There’s going home again. And then there’s going home again and reaching the ultimate success as a high school football coach at your Alma mat a.
That’s exactly what Chinook football coach Matt Molyneaux has been able to do since he took over the Chinook Sugarbeeters’ program in 2000. In 12 years as Chinook’s head coach Molyneaux has reached the ultimate level of success, taking Chinook to the 2010 Class C 8-Man state championship. And he’s also oversaw the Beeters make the transition from Class B to Class C, something that, in the beginning wasn’t easy.
But in the last 12 years, Molyneaux has built a football power in Chinook, the school in which he played for and graduated from. Molyneaux was a three-sport star in Chinook, earning Class B All-State honors in both football and basketball in his junior and senior seasons, before graduating in 1983. That summer, he was also selected to play in the Montana East-West Shrine Game.
And in between his time as a great athlete and student at Chinook, to now where he’s not only the head football coach, but also the principal, he’s been a football player at UM-Western, a student at Northern Montana College and a football coach at the junior high and high school levels in Havre.
But now Molyneaux is home and there’s no place he’d rather be.
“I certainly didn’t think way back then that I’d come full circle and be back in Chinook coaching football,” Molyneaux said. “But it’s been really neat, to come back to my home town and be a part of this success story. Because that’s what I like to think we have here. Chinook is a football success story.”
Molyneaux and the Beeters’ story isn’t just a success story, it’s really something right out of fairy tale.
After dropping down to Class C, the Beeters had early ups and downs, but things started trending upward in the 2009 season, when Chinook made a solid run in the playoffs. Then, of course came the 2010 season, a dream season in which the Beeters captured the state title, beating Wibaux 74-6 on a frozen day at Hoon Field, the very same field Molyneaux starred on as a Sugarbeeter player. It was Chinook’s first and only state championship in football.
“There were some tough times,” Molyneaux said. “But I like to think myself and the other coaches have done a good job of building this program, and that obviously includes winning a state championship. That was a special day in my career, and obviously, being able to win a state championship for your home town, for your school and for the community, that’s something I feel very fortunate to have been a part of.”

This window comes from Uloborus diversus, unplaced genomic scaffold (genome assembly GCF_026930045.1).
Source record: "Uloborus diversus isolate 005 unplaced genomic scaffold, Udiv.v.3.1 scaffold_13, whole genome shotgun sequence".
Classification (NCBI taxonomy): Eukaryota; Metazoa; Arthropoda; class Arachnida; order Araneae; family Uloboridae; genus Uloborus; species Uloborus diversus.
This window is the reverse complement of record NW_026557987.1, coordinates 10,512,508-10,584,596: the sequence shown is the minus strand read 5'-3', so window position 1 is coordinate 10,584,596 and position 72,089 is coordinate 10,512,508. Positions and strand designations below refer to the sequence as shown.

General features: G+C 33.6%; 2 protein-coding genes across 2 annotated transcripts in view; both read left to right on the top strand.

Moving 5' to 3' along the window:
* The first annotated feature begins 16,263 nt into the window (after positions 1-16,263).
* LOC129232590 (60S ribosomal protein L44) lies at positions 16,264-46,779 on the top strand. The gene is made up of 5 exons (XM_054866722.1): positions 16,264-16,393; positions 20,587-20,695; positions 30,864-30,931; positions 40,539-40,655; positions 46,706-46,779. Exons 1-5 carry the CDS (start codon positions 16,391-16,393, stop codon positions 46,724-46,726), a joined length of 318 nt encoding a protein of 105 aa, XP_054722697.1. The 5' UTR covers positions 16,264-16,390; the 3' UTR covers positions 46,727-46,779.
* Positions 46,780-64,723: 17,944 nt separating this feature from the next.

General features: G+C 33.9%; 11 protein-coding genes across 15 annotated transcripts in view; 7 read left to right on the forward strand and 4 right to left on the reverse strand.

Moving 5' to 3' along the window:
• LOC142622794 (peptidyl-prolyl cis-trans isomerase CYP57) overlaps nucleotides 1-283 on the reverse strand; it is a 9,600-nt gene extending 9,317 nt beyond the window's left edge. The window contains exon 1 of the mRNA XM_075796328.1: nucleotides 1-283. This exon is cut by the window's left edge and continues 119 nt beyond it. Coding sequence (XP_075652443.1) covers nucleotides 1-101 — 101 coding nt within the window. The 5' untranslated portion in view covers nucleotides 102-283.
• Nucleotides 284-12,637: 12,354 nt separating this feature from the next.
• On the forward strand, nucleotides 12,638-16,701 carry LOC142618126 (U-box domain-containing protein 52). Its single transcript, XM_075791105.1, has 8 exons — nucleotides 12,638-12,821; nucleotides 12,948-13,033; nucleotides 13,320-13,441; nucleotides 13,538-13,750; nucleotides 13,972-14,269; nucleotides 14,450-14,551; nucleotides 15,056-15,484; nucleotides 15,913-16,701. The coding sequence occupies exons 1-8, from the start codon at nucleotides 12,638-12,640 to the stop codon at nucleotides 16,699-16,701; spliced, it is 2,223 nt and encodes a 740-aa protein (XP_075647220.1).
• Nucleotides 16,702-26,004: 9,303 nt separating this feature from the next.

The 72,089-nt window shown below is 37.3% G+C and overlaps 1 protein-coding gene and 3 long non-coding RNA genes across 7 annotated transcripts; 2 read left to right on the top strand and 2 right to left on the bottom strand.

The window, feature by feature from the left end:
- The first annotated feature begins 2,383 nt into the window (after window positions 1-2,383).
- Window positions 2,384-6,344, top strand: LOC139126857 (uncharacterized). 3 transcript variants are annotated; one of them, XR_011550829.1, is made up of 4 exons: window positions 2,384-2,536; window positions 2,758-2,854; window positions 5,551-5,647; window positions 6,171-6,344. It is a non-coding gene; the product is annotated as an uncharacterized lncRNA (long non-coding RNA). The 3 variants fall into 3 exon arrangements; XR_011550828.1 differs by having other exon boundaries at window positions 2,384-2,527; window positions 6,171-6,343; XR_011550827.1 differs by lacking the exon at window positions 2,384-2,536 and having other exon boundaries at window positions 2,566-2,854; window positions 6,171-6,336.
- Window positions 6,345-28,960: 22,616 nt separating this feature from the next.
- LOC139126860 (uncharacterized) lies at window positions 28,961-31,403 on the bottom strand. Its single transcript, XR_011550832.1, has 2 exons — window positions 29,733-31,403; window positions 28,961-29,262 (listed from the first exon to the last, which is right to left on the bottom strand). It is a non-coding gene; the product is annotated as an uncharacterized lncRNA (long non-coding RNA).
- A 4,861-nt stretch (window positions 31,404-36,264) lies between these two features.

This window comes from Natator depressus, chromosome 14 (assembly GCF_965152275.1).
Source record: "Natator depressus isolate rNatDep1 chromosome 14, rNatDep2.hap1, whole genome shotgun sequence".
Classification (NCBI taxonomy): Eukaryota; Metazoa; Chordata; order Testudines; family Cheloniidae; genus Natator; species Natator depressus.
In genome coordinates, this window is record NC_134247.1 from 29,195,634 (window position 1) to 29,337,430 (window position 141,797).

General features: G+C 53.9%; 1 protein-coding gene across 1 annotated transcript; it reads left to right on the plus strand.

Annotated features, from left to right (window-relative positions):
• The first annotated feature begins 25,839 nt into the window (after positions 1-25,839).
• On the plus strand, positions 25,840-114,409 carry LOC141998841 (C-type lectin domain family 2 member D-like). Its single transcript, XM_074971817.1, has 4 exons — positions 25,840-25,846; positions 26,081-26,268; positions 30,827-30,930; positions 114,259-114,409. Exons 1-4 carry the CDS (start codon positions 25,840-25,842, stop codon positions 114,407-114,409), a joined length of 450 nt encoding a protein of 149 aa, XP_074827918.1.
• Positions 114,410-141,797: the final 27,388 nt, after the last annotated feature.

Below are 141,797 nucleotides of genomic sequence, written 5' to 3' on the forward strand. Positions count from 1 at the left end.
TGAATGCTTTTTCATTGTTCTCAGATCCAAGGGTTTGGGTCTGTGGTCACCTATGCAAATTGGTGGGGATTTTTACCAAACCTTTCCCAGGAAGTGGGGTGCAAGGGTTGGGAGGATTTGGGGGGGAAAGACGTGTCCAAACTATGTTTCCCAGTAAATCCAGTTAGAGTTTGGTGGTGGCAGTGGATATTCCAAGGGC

And that cold November day in Chinook also included Molyneaux coaching both his sons to a state title as well. His older son Tyler, was the leading rusher in Montana in 2010 and is now playing college football at Minot State University. His younger son Zach, who is now the starting quarterback for the Beeters, was also a running back and starting defensive back on the state title team, and both were a huge part of that dream season
“I’ve been coaching for about 20 years now, and this last five to six years, being able to have my sons be a part of this, being able to coach them has been really special.
“Coaching has always been a huge part of our family, and having my sons be a part of that has been amazing really,” he continued. “And then, winning a state championship, with my boys on that team, that is something we’ll all have as a great memory for the rest of our lives.”
But the memories haven’t stopped with the state championship.
Chinook went on to advance to the 2011 state semifinals, and at one point had an 18-game winning streak between 2010 and 2011. The Beeters are right back in the hunt again this season, with a 4-1 overall record and they are fresh off a historic 64-61 win over Centerville last Friday night in Chinook. Just since Chinook dropped to Class C in 2005, Molyneaux has compiled a 49-23 overall record with four playoff berths, three Northern C titles and a Class C state championship.
And while Molyneaux is fine with looking back, taking time to acknowledge a coaching mentor who’s always helped him along the way, as well as appreciating all the success he’s had since taking the reigns in his home town, he’s also looking forward and he knows exactly why he keeps coming back.
“Don Olson was a real role model for me and somebody I still talk to,” Molyneaux said. “He was my coach in basketball in high school and my football coach my senior year and it was him and the example that he set which really steered me towards education and coaching.
“As far as what keeps bringing me back, each year presents a different set of challenges with different kids,” he continued. “It’s like trying to put a puzzle together. But I’ve always said, there’s nothing better than Friday night’s in the fall, the smell of the fresh cut grass on the football field, the lights shining down on the field and the stands as the sun’s going down, it never gets old. That and all these great kids, that’s what keeps pulling me back every year.”
Matt Molyneaux is not only a hometown hero who’s helped bring Chinook to the top of the football mountain, but he also represents exactly what high school football, and Friday Night Lights is all about.